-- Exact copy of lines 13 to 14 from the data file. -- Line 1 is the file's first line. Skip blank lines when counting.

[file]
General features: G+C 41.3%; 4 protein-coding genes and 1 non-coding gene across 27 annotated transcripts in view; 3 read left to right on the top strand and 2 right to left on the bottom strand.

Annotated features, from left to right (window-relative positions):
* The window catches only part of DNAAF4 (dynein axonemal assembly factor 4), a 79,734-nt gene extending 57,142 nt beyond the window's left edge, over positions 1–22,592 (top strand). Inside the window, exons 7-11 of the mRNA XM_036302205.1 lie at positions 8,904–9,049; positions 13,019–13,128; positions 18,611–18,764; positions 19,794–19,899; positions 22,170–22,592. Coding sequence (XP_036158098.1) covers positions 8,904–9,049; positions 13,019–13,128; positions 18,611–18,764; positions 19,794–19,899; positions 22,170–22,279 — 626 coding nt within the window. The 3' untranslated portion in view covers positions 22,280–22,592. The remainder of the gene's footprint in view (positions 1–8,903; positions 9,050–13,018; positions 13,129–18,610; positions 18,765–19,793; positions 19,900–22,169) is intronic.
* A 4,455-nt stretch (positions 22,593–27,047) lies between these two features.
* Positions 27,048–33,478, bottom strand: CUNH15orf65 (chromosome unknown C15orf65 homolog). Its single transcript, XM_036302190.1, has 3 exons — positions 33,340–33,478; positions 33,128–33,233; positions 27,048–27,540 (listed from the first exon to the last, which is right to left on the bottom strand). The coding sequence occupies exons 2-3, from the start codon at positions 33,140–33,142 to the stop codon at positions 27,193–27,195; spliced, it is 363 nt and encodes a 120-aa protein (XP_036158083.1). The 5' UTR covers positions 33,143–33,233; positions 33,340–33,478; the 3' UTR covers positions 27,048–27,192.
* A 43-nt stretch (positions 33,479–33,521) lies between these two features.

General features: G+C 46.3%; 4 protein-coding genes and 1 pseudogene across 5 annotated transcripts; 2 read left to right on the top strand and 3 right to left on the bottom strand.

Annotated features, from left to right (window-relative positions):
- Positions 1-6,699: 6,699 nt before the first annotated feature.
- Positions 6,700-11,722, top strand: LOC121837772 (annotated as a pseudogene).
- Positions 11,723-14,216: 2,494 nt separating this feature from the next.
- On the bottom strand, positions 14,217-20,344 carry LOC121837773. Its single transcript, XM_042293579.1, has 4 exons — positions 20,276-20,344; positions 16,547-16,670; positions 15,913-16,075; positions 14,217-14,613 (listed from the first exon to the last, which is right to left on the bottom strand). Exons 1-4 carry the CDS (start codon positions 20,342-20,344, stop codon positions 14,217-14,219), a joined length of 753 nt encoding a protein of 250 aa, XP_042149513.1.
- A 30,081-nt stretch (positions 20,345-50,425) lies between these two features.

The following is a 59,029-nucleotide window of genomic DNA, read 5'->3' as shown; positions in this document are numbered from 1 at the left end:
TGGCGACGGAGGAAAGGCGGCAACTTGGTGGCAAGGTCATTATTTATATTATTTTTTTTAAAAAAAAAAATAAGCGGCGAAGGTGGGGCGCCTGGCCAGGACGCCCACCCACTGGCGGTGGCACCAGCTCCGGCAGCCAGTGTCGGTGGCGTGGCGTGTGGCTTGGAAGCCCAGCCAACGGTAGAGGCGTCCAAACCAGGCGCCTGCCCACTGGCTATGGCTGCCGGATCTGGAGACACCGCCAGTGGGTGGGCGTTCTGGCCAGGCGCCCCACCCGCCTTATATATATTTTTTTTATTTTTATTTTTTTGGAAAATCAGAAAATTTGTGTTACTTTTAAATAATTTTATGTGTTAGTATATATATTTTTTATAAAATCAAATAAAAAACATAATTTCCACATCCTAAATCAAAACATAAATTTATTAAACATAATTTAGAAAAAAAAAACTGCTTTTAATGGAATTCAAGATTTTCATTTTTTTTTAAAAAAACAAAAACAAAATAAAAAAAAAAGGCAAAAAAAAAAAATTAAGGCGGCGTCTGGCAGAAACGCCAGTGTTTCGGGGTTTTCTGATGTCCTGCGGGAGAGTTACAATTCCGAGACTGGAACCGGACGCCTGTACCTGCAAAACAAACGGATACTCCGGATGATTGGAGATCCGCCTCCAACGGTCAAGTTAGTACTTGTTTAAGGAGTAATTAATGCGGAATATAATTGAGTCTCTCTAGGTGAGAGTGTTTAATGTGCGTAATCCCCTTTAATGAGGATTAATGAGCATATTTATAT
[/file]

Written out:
- A 30,081-nt stretch (positions 20,345-50,425) lies between these two features.

The following is a 59,029-nucleotide window of genomic DNA, read 5'->3' as shown; positions in this document are numbered from 1 at the left end: